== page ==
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SANKO S.S. CO. v. COOK INDUS.

December 8, 1972

In the Matter of the Arbitration between SANKO S.S. CO. LTD., Petitioner,
v.
COOK INDUSTRIES, INC., Respondent


Brieant, District Judge.


The opinion of the court was delivered by: BRIEANT

MEMORANDUM

BRIEANT, District Judge.

 Respondent ("Cook") has moved for an order pursuant to 9 U.S.C. §§ 9 and 13, confirming the award of a panel of arbitrators, dated June 19, 1972, and for entry of judgment thereon. Petitioner ("Sanko") has moved for an order pursuant to 9 U.S.C. § 10, vacating the arbitration award. No evidentiary hearing has been held.

 The controversy arbitrated arose out of a maritime contract with respect to which an action in admiralty would have been within the subject matter jurisdiction of this Court. The Federal substantive law of arbitration applies, and the Court has jurisdiction over the parties and the subject matter. Robert Lawrence Co. v. Devonshire Fabrics, 271 F.2d 402 (2d Cir. 1959).

 Sanko is a Japanese controlled corporation which has an office in New York, and, in addition, is represented by its "general agent" in New York, J. H. Winchester & Co. ("Winchester"). Sanko is an owner of vessels available, inter alia, for charter in the international grain trade.

 Cook has been described by our Court of Appeals as "corn dealers in an industry made up of comparatively few companies." Cook Industries, Inc. v. C. Itoh & Co. (America), Inc., 449 F.2d 106, 107 (2d Cir. 1971).

 The issues raised on the respective motions may be determined upon uncontested facts set forth in the affidavits of the parties, and the inferences drawn therefrom.

 On February 26, 1971, Cook and Sanko entered into a voyage charter party. This charter party provided for arbitration as follows:

 
"NEW YORK PRODUCE EXCHANGE ARBITRATION CLAUSE
 
Should any dispute arise between Owners and the Charterers, the matter in dispute shall be referred to three persons at New York, one to be appointed by each of the parties hereto and the third by the two so chosen; their decision or that of any two of them shall be final, for the purpose of enforcing any award, this agreement may be made a rule of the Court. The arbitrators shall be commercial men."

 A dispute did arise. The parties entered into a written submission of arbitration, dated May 10, 1972, as contemplated by the Produce Exchange Rules. Three commercial men were nominated; Mr. Barnett by Sanko and Mr. Crooks by Cook. These two, so chosen, appointed Mr. John P. Besman as the third arbitrator.

 The arbitrators conducted hearings and the Court has reviewed the transcript. An arbitration award was made, dated June 19, 1972, which describes the history of the controversy and finds that the charterers (Cook) failed to make a timely nomination of the loading port, ultimately selected as New Orleans, as required by the charter party, and that the owners (Sanko) failed to tender notice of readiness by August 25, 1971, the time limited by the charter party.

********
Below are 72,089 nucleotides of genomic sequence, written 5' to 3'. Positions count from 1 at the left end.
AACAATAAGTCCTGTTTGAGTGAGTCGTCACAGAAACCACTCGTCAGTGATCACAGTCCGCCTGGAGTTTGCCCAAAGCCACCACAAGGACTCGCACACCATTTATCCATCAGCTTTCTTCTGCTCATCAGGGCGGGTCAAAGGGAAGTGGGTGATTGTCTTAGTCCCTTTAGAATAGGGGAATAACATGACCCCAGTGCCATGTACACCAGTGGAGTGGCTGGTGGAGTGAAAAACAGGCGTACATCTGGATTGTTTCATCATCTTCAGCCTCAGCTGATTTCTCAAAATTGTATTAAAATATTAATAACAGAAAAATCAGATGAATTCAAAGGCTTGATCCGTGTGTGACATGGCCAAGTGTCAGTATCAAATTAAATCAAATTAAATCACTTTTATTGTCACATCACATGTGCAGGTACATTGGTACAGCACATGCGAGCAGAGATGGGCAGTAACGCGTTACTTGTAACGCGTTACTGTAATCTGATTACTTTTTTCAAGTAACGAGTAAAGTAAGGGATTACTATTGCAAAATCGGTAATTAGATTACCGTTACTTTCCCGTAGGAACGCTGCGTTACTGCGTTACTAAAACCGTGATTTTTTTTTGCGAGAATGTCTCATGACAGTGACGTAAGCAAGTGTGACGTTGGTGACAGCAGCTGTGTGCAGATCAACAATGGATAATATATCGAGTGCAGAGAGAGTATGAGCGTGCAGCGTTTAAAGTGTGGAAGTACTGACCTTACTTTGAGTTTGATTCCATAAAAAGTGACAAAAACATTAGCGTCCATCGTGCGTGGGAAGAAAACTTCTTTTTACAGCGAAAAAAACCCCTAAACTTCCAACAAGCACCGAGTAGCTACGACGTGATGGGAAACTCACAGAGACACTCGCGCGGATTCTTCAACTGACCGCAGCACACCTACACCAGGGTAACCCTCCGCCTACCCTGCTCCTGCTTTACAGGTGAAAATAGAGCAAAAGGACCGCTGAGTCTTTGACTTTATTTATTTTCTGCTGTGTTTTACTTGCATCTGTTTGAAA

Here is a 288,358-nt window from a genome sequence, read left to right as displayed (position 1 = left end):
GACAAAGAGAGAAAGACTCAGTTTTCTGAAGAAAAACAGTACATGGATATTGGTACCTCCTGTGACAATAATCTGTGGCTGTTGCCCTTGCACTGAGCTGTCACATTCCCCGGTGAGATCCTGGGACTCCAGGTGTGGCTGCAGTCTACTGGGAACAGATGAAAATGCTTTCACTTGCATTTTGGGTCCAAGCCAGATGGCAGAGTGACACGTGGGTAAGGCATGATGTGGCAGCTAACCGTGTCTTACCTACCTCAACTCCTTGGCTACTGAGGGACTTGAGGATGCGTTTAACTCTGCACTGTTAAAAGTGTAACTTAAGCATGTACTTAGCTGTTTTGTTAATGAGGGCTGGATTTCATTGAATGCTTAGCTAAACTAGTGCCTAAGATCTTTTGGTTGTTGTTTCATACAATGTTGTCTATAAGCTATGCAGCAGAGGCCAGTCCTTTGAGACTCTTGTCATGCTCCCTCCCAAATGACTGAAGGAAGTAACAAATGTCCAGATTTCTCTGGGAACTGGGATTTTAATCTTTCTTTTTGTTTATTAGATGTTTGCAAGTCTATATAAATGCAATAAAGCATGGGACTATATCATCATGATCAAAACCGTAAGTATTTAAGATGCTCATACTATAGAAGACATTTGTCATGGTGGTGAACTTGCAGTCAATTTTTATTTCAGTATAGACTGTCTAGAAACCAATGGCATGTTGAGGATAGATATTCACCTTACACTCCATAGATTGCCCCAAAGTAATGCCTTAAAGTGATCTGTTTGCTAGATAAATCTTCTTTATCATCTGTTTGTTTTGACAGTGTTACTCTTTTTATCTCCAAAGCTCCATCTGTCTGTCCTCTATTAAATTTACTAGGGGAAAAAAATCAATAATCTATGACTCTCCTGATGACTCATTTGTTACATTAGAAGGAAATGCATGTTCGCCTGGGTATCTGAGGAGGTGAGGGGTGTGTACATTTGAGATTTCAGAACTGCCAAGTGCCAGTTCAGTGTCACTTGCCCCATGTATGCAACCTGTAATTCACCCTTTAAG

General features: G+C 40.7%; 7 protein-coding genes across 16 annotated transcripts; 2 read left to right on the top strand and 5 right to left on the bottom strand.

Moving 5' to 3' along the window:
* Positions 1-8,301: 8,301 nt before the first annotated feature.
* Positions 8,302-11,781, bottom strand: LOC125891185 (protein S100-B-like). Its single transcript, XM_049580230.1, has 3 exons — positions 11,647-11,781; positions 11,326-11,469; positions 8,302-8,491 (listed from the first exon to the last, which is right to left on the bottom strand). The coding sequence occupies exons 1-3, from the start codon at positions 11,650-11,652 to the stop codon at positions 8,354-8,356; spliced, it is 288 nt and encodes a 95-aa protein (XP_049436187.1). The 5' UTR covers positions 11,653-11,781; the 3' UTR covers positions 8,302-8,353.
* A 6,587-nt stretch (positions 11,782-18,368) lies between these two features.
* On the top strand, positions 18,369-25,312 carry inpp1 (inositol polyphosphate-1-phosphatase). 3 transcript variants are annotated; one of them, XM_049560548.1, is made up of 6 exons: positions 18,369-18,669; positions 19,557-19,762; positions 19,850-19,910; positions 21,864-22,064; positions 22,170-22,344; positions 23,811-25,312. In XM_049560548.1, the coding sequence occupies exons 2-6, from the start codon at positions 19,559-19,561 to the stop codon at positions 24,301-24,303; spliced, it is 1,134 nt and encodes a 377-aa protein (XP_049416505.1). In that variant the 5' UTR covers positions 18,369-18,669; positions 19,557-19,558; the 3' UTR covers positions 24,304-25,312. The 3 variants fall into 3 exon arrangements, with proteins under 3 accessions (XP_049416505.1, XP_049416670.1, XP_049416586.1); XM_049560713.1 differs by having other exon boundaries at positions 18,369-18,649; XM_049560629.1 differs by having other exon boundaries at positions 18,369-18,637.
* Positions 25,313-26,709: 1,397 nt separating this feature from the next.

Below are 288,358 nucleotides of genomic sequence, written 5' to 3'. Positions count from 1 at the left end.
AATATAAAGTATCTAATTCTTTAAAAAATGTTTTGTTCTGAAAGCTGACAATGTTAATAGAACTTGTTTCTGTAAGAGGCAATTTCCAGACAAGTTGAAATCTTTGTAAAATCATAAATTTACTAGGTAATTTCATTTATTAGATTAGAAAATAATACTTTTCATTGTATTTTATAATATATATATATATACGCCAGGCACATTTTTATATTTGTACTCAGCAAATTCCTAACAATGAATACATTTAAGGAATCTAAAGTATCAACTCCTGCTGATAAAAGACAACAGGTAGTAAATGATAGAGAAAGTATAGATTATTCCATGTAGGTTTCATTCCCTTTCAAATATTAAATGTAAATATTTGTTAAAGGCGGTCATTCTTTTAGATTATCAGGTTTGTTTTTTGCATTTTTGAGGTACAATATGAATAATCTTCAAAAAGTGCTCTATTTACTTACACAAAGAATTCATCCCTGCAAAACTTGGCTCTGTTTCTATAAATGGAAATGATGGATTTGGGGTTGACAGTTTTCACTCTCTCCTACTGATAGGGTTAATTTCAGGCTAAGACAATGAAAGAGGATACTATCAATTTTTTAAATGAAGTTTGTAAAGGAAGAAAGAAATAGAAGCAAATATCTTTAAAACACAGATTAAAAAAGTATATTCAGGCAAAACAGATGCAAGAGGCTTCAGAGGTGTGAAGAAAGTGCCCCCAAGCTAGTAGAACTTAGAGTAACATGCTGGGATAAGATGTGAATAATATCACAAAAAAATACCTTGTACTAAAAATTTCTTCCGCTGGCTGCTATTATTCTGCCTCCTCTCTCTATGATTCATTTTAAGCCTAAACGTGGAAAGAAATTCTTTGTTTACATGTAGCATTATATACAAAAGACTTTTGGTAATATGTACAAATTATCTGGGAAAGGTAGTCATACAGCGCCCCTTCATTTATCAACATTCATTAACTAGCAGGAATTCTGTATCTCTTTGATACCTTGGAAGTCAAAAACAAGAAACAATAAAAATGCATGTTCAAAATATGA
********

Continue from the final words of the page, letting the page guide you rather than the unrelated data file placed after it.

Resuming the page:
The vessel was delayed in discharging at Houston on the completion of her prior commitment, and consequently did not arrive at New Orleans until August 26th, at which time her notice of readiness to load was rejected by Cook as untimely. Cook then exercised its option to cancel in accordance with the charter party.

 Cook contended before the arbitrators that as a result of "various conversations", Sanko knew well in advance of the actual nomination that the charterers intended to nominate New Orleans, and that even if official notification of nomination of the loading port had been given timely, the vessel could not have made the canceling date. The panel determined unanimously that Cook had breached the charter party in failing to make a timely nomination of the loading port, but decided that they could not "accept the proposition put forth by owners that there is any causal relationship whatsoever between the charterers' tardy nomination of a loading port by some 24 hours and the fact that the vessel missed her canceling date." Accordingly, the arbitrators unanimously denied Sanko's claim and assessed the costs and arbitrators' fees equally.

 It cannot be said that this unanimous disposition of the controversy by these three commercial men was unusual, unfair, unjust or unreasonable.

 The motion to vacate the award is based on that portion of § 10 of the Arbitration Act, reading as ...


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